Engineers honoured at Westminster Abbey thanksgiving service

In the first event of its kind, representatives from across the engineering community gathered at Westminster Abbey yesterday (Thursday 22nd Nov) to celebrate the vast contribution that engineers make to society.

Westminster Abbey thanksgiving service
Royal Academy of Engineering President Prof Dame Anne Dowling delivers the main address

The multi-faith service, which was timed to celebrate both the government’s Year of Engineering and the bicentenary of the Institution of Civil Engineers (ICE), included personal testimonies from engineering ambassador Roma Agrawal MBE, Associate Director at AECOM and famed for her work on The Shard, and Colonel Deborah Porter, Deputy Commander of the Defence Medical Group, on how engineering has changed their lives and enabled them to help and inspire others through their work.

Colonel Porter detailed how injured soldiers are benefitting from the astonishing engineering advances being made in prosthetic technology. In what must surely be a first for the Abbey, she even discussed the emerging field of osseointegration – in which prosthetic devices are connected directly to a patient’s bone.

Westminster Abbey thanksgiving service

The opening address was delivered by Professor Dame Ann Dowling, President of the Royal Academy of Engineering. She began by quoting The Duke of Edinburgh who, when asked to describe the profession, once said: “Everything not invented by God was invented by an engineer.” Dowling went on to celebrate some of the great British engineers of the past, including Thomas Telford and Robert Stephenson, who are buried at the abbey, and Sir Frank Whittle, whose achievements are celebrated on a memorial stone within the abbey.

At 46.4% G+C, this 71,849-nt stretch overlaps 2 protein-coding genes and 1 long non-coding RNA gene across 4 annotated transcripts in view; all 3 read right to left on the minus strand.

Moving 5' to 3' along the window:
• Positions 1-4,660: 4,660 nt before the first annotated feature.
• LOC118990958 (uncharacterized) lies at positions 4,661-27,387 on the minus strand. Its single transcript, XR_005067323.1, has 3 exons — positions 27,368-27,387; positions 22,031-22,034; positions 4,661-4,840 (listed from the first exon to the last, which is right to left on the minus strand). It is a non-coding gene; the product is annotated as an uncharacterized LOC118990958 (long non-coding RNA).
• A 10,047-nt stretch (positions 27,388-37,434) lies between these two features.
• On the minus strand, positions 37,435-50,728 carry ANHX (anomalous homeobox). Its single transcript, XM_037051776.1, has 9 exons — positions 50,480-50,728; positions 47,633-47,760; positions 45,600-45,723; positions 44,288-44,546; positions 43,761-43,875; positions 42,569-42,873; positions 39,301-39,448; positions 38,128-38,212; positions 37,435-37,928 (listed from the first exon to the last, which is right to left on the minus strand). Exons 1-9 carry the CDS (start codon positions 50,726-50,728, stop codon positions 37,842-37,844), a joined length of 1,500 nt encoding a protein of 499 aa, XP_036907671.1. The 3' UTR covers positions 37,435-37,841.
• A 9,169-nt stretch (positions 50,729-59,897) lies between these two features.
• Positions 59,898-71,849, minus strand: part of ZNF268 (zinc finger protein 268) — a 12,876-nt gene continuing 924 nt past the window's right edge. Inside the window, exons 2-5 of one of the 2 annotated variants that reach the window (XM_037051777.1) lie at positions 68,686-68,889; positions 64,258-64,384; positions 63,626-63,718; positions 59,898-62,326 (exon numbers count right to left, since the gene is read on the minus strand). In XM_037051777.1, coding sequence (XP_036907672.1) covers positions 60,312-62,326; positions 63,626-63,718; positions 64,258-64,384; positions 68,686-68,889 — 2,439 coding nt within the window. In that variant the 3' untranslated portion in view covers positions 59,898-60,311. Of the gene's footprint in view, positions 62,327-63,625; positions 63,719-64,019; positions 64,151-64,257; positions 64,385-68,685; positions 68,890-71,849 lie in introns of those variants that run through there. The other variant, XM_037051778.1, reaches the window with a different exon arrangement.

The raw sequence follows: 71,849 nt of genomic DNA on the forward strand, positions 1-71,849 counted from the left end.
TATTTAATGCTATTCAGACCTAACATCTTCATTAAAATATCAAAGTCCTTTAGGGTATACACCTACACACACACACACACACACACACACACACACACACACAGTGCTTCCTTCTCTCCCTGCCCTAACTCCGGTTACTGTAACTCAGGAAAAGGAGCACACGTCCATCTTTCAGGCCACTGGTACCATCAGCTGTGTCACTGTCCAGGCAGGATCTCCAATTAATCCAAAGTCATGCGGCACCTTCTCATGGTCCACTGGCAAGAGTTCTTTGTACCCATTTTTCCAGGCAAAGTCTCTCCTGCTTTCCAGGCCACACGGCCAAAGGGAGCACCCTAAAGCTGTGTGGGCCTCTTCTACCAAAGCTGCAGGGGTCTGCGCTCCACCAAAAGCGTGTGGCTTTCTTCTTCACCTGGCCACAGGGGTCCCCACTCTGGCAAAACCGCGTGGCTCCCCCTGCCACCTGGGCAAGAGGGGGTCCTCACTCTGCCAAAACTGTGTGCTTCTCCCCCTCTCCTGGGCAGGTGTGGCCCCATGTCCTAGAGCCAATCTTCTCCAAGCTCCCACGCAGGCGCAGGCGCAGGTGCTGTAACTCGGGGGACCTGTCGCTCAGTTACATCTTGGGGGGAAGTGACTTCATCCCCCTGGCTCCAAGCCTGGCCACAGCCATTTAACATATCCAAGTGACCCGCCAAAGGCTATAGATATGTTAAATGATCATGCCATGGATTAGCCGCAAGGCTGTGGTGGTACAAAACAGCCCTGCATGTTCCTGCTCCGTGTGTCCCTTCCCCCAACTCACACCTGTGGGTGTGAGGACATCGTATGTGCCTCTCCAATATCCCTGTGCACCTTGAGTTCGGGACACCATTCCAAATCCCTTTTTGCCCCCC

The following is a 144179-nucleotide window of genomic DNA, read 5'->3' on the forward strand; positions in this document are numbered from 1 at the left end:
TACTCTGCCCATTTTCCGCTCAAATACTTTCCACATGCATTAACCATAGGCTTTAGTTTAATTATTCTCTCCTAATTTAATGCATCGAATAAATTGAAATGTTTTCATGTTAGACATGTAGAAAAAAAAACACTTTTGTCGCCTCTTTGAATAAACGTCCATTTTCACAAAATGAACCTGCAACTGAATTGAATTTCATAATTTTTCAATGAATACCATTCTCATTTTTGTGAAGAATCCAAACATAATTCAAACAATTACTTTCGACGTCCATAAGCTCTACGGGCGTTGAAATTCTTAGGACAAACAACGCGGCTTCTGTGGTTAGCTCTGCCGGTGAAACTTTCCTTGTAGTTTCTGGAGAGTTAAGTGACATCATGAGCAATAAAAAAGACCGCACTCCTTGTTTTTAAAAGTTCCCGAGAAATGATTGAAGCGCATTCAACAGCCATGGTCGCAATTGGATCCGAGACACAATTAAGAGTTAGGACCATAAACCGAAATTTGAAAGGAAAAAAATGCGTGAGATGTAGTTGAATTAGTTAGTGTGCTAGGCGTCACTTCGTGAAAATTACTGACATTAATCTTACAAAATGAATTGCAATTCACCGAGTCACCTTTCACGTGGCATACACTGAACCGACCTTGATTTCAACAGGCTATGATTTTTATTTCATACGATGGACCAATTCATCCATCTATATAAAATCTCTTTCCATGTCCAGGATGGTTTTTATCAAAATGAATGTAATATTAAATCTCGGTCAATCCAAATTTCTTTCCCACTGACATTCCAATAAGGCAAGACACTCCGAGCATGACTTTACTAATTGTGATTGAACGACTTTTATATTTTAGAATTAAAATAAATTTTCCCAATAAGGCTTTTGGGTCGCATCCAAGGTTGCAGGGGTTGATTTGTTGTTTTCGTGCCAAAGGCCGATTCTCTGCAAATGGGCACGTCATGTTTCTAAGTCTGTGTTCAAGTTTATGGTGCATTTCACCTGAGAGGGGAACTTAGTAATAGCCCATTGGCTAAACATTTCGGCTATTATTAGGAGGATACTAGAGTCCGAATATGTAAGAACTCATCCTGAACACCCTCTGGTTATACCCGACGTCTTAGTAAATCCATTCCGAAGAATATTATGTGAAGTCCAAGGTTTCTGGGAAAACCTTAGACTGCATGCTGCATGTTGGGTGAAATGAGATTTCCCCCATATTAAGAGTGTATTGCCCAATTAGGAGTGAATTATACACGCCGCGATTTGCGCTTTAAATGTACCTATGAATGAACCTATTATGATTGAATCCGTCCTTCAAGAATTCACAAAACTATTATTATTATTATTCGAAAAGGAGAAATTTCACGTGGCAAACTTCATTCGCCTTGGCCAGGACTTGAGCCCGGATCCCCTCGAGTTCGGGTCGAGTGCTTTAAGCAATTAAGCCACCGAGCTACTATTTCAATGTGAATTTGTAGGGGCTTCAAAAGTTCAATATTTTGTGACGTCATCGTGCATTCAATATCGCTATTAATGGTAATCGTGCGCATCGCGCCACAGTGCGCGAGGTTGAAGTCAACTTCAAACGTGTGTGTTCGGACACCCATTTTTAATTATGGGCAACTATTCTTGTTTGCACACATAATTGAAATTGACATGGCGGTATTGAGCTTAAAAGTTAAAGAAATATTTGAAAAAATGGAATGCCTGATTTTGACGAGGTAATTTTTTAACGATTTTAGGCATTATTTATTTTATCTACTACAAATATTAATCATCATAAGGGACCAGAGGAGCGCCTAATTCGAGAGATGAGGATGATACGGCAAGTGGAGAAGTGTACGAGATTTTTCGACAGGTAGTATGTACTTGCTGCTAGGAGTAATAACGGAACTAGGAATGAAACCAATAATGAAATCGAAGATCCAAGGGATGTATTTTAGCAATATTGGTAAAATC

Westminster Abbey thanksgiving service
Laing O’Rourke engineer Yewande Akinola reads the poem “What is an Engineer?”

Looking to the future, Dowling said: “Engineering expertise will be key to tackling the global challenges we face in the years to come. Engineers will play a central role in addressing the effects of climate change and rising sea levels. They will help to ensure that our growing population will have access to food, water, clean energy and affordable healthcare.

Commenting on the service Secretary of State for Transport Chris Grayling said: “In a year which has seen government and industry join forces to raise the bar for inspiring the next generation of engineers, what could be more fitting than to come together to celebrate the contribution that engineers have made and will continue to make to all of our lives.”